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The SARC AntiVirus News Update

"The sun never sets on SARC"

Volume 4 Issue 1 June 1999


Top Reported Viruses, Trojans and Worms
Following is a list of the top reported viruses to SARC's regional offices.







Asia Pacific


SARC - Symantec AntiVirus Research Centre

Welcome to the new format Symantec AntiVirus Research Centre Newsletter, you'll be reading either the HTML or ASCII text version depending on the capabilities of your email program. Thankyou for subscribing, instructions for unsubscribing are at the bottom of this document.

As we are about to email this issue a new worm called Worm.ExploreZip been reported in Israel, Europe and the USA. Details are posted on the SARC web site at;

The Norton AntiVirus LiveUpdate feature will enable you to get the latest virus definitions to protect against this new threat.

Viruses have been making the headlines in the past few months! Melissa and CIH have made the media and general public acutely aware of the need for constant vigilance on the anti-virus front.

In this issue, we take a closer look at CIH (or Chernobyl) and its impact in Korea, the new Corel virus Galadriel, two trojans - K2PS and Promail, and a new twist on the Melissa front.

As the Melissa experience showed, intensive use of email in the workplace today enables the rapid proliferation of any new virus. I hope you use this newsletter and the web to stay informed about what's happening. Increased awareness and up-to-date virus definitions are vitally important to stop the spread of these ever more advanced threats to the computing environment.

As with all stories on this issue please visit the SARC web site for more information. As always, Norton AntiVirus users can protect themselves by downloading current virus definitions either through LiveUpdate or from the following web page:

David Banes,

Viruses in the News

W95.CIH aliases (Chernobyl)
The W95.CIH virus is the only known computer virus capable of rewriting a flash BIOS. It does so by infecting 32-bit Windows 95/98 executable files. When an infected program is run, the virus will infect the computer's memory. W95.CIH then infects new files when they are opened. This means that an infected system must be rebooted from a clean system disk before scanning with Norton AntiVirus -- if this is not done, the virus will infect every file that the anti-virus product scans. You can only be infected if you open the infected file.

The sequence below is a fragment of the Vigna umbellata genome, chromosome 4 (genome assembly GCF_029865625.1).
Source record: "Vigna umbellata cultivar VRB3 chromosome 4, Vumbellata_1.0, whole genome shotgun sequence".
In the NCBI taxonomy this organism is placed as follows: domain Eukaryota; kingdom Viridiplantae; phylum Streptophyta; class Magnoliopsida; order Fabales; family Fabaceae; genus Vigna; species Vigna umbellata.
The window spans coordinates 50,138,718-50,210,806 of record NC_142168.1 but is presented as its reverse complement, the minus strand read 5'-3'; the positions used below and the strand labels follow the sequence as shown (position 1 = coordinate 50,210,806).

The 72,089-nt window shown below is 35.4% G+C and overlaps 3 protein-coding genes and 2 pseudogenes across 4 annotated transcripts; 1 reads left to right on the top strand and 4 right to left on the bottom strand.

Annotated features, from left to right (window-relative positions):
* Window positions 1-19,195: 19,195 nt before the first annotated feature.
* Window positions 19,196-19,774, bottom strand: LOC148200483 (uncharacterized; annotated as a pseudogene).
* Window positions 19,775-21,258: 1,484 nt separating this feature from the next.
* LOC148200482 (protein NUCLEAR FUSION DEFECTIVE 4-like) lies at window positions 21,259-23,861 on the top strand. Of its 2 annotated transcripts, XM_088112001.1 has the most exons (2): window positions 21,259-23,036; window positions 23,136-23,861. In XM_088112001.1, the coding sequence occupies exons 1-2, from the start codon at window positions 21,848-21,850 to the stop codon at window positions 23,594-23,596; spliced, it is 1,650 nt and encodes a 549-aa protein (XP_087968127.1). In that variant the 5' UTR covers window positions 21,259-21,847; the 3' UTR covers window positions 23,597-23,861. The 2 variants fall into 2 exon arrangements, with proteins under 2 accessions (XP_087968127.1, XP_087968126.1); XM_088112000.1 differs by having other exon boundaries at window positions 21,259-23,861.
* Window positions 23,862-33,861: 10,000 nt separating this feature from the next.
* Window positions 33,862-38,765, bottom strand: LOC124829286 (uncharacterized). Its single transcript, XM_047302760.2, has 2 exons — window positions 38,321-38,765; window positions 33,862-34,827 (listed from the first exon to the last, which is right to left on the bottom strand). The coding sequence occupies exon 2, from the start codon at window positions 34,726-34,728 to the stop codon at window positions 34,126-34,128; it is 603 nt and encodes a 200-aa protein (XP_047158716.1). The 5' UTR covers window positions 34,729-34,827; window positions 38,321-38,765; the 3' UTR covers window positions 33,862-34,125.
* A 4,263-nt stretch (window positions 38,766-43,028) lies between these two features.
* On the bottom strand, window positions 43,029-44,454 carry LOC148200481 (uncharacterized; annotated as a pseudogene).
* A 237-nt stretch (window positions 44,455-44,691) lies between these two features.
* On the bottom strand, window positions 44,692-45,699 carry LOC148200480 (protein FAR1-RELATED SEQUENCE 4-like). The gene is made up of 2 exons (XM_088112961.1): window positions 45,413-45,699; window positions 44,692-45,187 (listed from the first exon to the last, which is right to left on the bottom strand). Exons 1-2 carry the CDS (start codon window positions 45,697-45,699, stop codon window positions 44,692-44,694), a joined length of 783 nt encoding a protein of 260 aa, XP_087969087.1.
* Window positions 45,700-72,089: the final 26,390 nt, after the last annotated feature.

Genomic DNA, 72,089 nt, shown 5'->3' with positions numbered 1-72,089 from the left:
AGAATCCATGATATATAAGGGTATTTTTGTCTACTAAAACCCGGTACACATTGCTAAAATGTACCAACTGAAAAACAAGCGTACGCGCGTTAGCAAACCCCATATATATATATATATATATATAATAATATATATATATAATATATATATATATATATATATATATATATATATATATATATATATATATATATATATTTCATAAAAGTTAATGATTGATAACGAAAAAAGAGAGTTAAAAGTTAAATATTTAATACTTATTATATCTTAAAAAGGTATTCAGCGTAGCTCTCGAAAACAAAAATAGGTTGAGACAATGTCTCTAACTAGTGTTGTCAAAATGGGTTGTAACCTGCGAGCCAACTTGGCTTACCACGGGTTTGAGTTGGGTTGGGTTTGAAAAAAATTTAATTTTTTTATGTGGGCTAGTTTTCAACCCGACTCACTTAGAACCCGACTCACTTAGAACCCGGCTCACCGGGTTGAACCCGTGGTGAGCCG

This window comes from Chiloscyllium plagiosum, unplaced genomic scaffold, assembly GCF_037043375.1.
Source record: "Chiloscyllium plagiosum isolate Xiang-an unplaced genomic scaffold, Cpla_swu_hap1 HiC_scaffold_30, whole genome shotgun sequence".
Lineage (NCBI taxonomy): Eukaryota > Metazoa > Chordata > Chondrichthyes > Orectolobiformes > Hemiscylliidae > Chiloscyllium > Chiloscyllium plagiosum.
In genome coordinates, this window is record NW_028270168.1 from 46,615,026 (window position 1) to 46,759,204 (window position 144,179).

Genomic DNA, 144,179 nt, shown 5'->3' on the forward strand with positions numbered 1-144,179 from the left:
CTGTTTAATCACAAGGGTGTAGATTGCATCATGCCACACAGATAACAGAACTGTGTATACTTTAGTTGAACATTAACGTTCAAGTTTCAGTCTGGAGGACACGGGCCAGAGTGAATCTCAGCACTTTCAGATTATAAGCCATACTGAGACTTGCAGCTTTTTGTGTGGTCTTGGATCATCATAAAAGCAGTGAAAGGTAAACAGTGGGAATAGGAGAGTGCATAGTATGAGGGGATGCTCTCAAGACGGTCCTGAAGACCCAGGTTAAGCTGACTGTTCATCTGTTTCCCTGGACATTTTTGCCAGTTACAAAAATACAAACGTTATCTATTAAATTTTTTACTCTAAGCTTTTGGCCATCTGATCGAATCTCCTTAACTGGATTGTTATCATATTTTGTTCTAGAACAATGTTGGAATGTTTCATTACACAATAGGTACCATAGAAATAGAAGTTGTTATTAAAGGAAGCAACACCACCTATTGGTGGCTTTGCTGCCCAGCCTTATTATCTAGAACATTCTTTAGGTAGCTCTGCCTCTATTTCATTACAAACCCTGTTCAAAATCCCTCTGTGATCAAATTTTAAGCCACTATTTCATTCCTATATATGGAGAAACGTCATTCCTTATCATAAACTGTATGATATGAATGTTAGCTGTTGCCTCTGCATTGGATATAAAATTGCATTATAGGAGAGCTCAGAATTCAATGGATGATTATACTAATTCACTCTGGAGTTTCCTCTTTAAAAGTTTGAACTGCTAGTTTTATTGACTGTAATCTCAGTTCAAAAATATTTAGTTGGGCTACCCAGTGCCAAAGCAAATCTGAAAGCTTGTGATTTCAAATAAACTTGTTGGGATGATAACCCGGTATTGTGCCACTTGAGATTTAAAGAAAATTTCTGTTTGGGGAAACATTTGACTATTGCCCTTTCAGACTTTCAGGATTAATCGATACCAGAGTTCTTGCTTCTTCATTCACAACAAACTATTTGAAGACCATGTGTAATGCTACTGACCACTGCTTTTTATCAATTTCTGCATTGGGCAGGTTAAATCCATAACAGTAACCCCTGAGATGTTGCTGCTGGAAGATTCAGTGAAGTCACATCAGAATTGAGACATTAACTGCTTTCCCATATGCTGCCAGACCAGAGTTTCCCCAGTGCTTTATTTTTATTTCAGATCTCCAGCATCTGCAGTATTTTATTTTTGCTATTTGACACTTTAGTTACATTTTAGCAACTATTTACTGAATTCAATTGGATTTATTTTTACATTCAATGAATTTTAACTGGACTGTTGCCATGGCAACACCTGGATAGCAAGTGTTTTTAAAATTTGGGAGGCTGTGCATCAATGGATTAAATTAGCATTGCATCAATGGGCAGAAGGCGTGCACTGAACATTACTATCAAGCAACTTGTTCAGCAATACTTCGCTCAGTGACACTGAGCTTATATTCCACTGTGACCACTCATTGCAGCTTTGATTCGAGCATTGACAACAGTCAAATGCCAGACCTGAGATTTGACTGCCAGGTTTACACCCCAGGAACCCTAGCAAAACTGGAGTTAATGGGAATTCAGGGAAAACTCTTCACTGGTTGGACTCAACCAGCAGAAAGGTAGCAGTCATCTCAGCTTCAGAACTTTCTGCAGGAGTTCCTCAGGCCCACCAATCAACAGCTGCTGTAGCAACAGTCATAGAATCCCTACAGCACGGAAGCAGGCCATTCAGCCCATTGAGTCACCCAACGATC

W95.CIH's destructive payload is triggered on the 26th of the month. Chernobyl also has three variants: Win95.CIH.1003 that strikes on 26 April every year; Win95.CIH.1100 that strikes on 26 June every year; and Win95.CIH.1019 that triggers on the 26th of every month. The Chernobyl W95.CIH is not a new virus. Originally discovered in June 1998 in Taiwan, a complete detection and repair solution for Chernobyl was quickly developed by SARC, ensuring that users of any Norton AntiVirus version updated since June 1998 are fully protected against this threat. For this reason the CIH virus did not impact Symantec customers who maintained their virus definitions.
See SARC web site for a more detailed description

CIH Chaos in Korea

One of the hardest hit regions in the world by the CIH virus was South Korea, where reports indicate that its impact affected over 200,000 PCs on April 26th, 1999. Hundreds of corporate offices and government agencies such as the tax and prosecutors offices lost data. Large numbers of home PCs are still waiting for data recovery in computer centres.
NAV customers who were already protected did not suffer any problems from the virus. Furthermore, the Symantec web site proved a lifeline for all Koreans to learn more about how to recover from the damage of CIH and how to protect themselves from its devastation in future.
In addition to the uniqueness of the W95.CIH virus, another reason Korea and other Asian countries incurred a high incidence of the CIH virus can be attributed to high rates of piracy. When any software is illegally copied, the copiers often have no anti-virus measures or quality procedures in place, so an infection on a PC being used for copying is not detected. This is not an issue for the software pirates as they do not offer technical support or money back for faulty goods.

by Charles Choi,
Symantec Marketing Manager, Korea

First Corel Script virus

CS.Galadriel is a Corel Script virus infecting .CSC files. It has an intended trigger date of June 6. Regardless of the date, Galadriel will scan for uninfected scripts, and will attempt to write itself to the beginning of the first script it finds. Galadriel will unintentionally insert "garbage" characters into the script it is trying to infect.
An infected script can be repaired using the Corel Script Editor or any application capable of editing text files. To repair a script, delete the viral code at the beginning of the file, delete any "garbage" characters and save the file.